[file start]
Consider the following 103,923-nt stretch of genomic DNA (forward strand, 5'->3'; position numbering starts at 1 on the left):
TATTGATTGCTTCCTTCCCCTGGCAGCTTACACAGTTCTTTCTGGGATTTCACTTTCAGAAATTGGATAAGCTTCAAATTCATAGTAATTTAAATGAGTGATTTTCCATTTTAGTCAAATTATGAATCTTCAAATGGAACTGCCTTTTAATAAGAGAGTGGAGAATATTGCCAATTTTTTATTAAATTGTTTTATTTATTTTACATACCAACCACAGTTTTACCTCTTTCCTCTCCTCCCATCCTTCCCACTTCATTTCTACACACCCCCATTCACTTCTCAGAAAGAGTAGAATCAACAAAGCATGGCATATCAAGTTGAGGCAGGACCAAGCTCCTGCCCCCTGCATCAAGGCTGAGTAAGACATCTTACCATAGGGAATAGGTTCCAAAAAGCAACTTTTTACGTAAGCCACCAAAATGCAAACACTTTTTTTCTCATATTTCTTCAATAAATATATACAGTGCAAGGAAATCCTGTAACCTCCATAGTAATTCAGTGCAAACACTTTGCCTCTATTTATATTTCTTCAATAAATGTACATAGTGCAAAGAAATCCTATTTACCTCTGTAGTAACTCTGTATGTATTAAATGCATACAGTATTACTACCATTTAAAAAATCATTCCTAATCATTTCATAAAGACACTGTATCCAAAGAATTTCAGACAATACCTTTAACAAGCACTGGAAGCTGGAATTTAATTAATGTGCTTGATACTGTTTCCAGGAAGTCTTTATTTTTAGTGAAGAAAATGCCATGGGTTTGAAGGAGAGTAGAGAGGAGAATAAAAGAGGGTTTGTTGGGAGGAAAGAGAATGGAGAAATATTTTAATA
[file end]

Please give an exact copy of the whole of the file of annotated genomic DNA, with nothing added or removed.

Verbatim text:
Consider the following 103,923-nt stretch of genomic DNA (forward strand, 5'->3'; position numbering starts at 1 on the left):
TATTGATTGCTTCCTTCCCCTGGCAGCTTACACAGTTCTTTCTGGGATTTCACTTTCAGAAATTGGATAAGCTTCAAATTCATAGTAATTTAAATGAGTGATTTTCCATTTTAGTCAAATTATGAATCTTCAAATGGAACTGCCTTTTAATAAGAGAGTGGAGAATATTGCCAATTTTTTATTAAATTGTTTTATTTATTTTACATACCAACCACAGTTTTACCTCTTTCCTCTCCTCCCATCCTTCCCACTTCATTTCTACACACCCCCATTCACTTCTCAGAAAGAGTAGAATCAACAAAGCATGGCATATCAAGTTGAGGCAGGACCAAGCTCCTGCCCCCTGCATCAAGGCTGAGTAAGACATCTTACCATAGGGAATAGGTTCCAAAAAGCAACTTTTTACGTAAGCCACCAAAATGCAAACACTTTTTTTCTCATATTTCTTCAATAAATATATACAGTGCAAGGAAATCCTGTAACCTCCATAGTAATTCAGTGCAAACACTTTGCCTCTATTTATATTTCTTCAATAAATGTACATAGTGCAAAGAAATCCTATTTACCTCTGTAGTAACTCTGTATGTATTAAATGCATACAGTATTACTACCATTTAAAAAATCATTCCTAATCATTTCATAAAGACACTGTATCCAAAGAATTTCAGACAATACCTTTAACAAGCACTGGAAGCTGGAATTTAATTAATGTGCTTGATACTGTTTCCAGGAAGTCTTTATTTTTAGTGAAGAAAATGCCATGGGTTTGAAGGAGAGTAGAGAGGAGAATAAAAGAGGGTTTGTTGGGAGGAAAGAGAATGGAGAAATATTTTAATA